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Los nombres

At first it had no name. It was the thing itself, the vivid thing. It was his friend. On windy days it danced, demented, waving wild arms, or in the silence of evening drowsed and dreamed, swaying in the blue, the goldeny air. Even at night it did not go away. Wrapped in his truckle bed, he could hear it stirring darkly outside in the dark, all the long night long. There were others, nearer to him, more vivid still than this, they came and went, talking, but they were wholly familiar, almost a part of himself, while it, steadfast and aloof, belonged to the mysterious outside, to the wind and the weather and the goldeny blue air. It was a part of the world, and yet it was his friend.

Look, Nicolas, look! See the big tree!

Tree. That was its name. And also: the linden. They were nice words. He had known them a long time before he knew what they meant. They did not mean themselves, they were nothing in themselves, they meant the dancing singing thing outside. In wind, in silence, at night, in the changing air, it changed and yet was change-lessly the tree, the linden tree. That was strange.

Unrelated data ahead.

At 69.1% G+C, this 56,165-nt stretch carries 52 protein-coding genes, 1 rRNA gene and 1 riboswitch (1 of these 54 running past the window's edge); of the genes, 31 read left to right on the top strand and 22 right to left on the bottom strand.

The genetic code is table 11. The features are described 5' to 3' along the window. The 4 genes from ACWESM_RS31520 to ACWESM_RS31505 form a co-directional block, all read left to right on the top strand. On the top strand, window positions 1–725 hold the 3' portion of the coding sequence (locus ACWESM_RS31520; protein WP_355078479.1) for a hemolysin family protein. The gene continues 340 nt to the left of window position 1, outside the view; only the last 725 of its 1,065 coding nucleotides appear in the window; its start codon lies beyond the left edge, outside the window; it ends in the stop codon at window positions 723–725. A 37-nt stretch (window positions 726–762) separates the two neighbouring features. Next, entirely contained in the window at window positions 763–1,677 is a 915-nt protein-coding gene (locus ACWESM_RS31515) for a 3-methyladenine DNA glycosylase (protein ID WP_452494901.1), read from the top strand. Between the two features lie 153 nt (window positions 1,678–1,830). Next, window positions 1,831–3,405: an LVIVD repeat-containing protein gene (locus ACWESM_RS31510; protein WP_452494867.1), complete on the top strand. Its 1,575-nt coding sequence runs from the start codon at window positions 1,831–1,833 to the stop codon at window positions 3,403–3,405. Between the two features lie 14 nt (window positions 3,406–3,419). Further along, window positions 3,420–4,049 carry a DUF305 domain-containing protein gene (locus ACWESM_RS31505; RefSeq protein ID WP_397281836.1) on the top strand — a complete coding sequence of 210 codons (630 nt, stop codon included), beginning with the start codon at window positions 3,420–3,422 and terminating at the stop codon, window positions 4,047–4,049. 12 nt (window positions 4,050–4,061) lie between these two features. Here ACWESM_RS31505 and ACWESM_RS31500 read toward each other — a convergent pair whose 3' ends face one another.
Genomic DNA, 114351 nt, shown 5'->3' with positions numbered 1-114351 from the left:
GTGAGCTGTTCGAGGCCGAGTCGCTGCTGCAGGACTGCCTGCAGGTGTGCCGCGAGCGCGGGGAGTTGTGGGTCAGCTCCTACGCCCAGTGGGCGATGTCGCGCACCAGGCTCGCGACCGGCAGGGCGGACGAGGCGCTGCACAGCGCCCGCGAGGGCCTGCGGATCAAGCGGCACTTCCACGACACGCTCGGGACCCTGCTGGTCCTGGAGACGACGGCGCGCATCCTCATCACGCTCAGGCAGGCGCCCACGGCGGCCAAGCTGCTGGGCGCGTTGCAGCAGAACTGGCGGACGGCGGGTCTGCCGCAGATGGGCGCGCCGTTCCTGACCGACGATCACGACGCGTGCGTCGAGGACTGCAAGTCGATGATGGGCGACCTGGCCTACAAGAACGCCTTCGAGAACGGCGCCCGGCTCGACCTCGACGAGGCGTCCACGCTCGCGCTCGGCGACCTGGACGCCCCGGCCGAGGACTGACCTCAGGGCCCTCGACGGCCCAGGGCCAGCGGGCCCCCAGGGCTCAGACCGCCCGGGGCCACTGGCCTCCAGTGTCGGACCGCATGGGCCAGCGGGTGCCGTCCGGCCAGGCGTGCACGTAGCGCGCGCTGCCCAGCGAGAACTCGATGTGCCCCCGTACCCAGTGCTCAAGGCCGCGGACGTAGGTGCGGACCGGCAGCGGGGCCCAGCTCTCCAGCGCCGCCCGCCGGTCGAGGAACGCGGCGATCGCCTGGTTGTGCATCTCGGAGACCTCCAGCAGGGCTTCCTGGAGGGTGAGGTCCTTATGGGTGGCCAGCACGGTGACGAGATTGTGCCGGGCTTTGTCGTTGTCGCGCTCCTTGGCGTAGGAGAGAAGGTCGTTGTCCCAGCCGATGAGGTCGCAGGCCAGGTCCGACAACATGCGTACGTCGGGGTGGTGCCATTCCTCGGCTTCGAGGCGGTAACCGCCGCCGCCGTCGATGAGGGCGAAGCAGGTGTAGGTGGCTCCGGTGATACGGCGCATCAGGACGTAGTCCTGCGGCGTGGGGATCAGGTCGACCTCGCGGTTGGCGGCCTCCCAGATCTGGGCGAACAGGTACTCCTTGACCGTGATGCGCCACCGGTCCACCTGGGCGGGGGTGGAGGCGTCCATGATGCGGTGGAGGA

Everything had a name, but although every name was nothing without the thing named, the thing cared nothing for its name, had no need of a name, and was itself only. And then there were the names that signified no substantial thing, as linden and tree signified that dark dancer. His mother asked him who did he love the best. Love did not dance, nor tap the window with frantic fingers, love had no leafy arms to shake, yet when she spoke that name that named nothing, some impalpable but real thing within him responded as if to a summons, as if it had heard its name spoken. That was very strange.

He soon forgot about these enigmatic matters, and learned to talk as others talked, full of conviction, unquestioningly.

The sky is blue, the sun is gold, the linden tree is green. Day is light, it ends, night falls, and then it is dark. You sleep, and in the morning wake again. But a day will come when you will not wake. That is death. Death is sad. Sadness is what happiness is not. And so on. How simple it all was, after all! There was no need even to think about it. He had only to be, and life would do the rest, would send day to follow day until there were no days left, for him, and then he would go to Heaven and be an angel. Hell was under the ground.